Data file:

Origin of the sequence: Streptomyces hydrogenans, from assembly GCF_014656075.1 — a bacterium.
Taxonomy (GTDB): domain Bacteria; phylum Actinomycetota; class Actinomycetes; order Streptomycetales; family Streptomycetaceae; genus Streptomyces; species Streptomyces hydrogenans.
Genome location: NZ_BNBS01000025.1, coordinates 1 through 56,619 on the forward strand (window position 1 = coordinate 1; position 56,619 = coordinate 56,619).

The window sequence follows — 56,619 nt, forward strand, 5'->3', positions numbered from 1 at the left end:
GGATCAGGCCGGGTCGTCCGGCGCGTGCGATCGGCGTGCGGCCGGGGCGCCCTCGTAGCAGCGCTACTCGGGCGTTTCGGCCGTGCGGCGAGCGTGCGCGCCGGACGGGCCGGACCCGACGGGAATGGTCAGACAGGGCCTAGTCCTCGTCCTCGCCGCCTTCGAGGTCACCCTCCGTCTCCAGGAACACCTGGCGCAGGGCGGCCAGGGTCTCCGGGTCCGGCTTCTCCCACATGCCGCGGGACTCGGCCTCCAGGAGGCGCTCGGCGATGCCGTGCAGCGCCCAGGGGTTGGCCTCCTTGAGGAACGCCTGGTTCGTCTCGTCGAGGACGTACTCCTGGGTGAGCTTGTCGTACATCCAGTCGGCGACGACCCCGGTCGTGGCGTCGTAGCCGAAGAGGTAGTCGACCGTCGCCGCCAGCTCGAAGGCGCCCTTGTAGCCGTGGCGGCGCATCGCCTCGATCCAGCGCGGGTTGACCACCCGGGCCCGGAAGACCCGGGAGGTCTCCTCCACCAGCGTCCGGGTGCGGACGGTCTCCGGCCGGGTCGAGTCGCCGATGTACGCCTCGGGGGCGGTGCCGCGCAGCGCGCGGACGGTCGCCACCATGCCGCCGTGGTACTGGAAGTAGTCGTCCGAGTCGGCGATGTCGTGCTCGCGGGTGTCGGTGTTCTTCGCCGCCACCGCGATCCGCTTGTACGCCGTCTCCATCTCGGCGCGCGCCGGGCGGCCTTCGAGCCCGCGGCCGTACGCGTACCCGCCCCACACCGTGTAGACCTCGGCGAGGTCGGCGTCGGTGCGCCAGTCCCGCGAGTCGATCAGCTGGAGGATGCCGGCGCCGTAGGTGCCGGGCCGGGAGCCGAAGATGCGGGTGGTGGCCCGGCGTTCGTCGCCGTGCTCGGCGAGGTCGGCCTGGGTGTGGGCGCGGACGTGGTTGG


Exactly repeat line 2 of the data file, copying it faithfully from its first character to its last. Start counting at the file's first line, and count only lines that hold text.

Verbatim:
Taxonomy (GTDB): domain Bacteria; phylum Actinomycetota; class Actinomycetes; order Streptomycetales; family Streptomycetaceae; genus Streptomyces; species Streptomyces hydrogenans.